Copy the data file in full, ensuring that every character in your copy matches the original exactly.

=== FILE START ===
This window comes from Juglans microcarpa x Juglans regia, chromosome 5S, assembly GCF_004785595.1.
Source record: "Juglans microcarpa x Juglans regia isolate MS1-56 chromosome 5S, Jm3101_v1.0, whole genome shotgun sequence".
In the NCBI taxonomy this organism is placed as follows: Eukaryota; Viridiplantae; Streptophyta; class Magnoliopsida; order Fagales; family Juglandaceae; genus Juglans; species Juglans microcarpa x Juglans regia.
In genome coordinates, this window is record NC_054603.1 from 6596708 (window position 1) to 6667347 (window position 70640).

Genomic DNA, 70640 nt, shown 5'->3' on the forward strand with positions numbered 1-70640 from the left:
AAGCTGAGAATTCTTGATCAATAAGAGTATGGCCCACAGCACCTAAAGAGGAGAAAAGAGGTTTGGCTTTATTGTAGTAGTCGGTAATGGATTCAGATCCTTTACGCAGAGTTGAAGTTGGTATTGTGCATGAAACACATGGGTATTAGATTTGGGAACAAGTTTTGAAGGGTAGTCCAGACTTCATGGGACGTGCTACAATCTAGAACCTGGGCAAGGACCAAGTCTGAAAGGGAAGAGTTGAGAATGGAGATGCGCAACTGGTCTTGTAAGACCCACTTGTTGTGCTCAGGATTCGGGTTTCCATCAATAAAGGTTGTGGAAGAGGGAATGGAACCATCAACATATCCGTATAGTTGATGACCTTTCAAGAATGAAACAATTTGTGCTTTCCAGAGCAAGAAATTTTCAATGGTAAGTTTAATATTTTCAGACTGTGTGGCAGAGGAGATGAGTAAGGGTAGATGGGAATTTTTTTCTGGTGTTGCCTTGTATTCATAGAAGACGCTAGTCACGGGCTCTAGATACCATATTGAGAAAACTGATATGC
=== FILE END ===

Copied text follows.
This window comes from Juglans microcarpa x Juglans regia, chromosome 5S, assembly GCF_004785595.1.
Source record: "Juglans microcarpa x Juglans regia isolate MS1-56 chromosome 5S, Jm3101_v1.0, whole genome shotgun sequence".
In the NCBI taxonomy this organism is placed as follows: Eukaryota; Viridiplantae; Streptophyta; class Magnoliopsida; order Fagales; family Juglandaceae; genus Juglans; species Juglans microcarpa x Juglans regia.
In genome coordinates, this window is record NC_054603.1 from 6596708 (window position 1) to 6667347 (window position 70640).

Genomic DNA, 70640 nt, shown 5'->3' on the forward strand with positions numbered 1-70640 from the left:
AAGCTGAGAATTCTTGATCAATAAGAGTATGGCCCACAGCACCTAAAGAGGAGAAAAGAGGTTTGGCTTTATTGTAGTAGTCGGTAATGGATTCAGATCCTTTACGCAGAGTTGAAGTTGGTATTGTGCATGAAACACATGGGTATTAGATTTGGGAACAAGTTTTGAAGGGTAGTCCAGACTTCATGGGACGTGCTACAATCTAGAACCTGGGCAAGGACCAAGTCTGAAAGGGAAGAGTTGAGAATGGAGATGCGCAACTGGTCTTGTAAGACCCACTTGTTGTGCTCAGGATTCGGGTTTCCATCAATAAAGGTTGTGGAAGAGGGAATGGAACCATCAACATATCCGTATAGTTGATGACCTTTCAAGAATGAAACAATTTGTGCTTTCCAGAGCAAGAAATTTTCAATGGTAAGTTTAATATTTTCAGACTGTGTGGCAGAGGAGATGAGTAAGGGTAGATGGGAATTTTTTTCTGGTGTTGCCTTGTATTCATAGAAGACGCTAGTCACGGGCTCTAGATACCATATTGAGAAAACTGATATGC